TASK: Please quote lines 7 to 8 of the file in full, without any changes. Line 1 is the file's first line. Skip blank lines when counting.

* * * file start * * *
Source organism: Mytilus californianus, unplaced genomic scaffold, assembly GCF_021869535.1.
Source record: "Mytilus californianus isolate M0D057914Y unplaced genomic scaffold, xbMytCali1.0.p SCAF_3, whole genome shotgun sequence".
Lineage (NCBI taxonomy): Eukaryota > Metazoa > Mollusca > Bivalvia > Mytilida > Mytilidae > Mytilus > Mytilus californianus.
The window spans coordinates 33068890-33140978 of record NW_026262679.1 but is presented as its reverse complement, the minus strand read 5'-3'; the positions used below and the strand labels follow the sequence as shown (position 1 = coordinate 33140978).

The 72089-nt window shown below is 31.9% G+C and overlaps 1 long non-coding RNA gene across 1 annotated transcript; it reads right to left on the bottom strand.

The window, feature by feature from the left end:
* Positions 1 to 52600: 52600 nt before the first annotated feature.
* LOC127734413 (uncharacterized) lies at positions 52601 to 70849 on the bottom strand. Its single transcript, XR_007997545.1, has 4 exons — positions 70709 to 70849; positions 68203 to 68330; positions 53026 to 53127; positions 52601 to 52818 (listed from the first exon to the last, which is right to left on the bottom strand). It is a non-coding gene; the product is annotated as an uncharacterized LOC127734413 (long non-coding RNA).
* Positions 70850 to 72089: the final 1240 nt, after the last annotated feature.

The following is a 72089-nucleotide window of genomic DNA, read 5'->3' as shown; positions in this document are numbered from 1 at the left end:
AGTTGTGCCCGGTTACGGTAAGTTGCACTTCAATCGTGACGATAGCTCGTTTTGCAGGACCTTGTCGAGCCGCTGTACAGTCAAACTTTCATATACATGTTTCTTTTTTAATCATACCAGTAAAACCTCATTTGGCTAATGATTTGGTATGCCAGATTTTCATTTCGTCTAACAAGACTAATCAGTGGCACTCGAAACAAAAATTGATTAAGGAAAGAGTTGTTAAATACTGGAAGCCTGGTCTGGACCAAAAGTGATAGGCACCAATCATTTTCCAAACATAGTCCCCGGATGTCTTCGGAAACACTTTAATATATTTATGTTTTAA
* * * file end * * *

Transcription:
* Positions 1 to 52600: 52600 nt before the first annotated feature.
* LOC127734413 (uncharacterized) lies at positions 52601 to 70849 on the bottom strand. Its single transcript, XR_007997545.1, has 4 exons — positions 70709 to 70849; positions 68203 to 68330; positions 53026 to 53127; positions 52601 to 52818 (listed from the first exon to the last, which is right to left on the bottom strand). It is a non-coding gene; the product is annotated as an uncharacterized LOC127734413 (long non-coding RNA).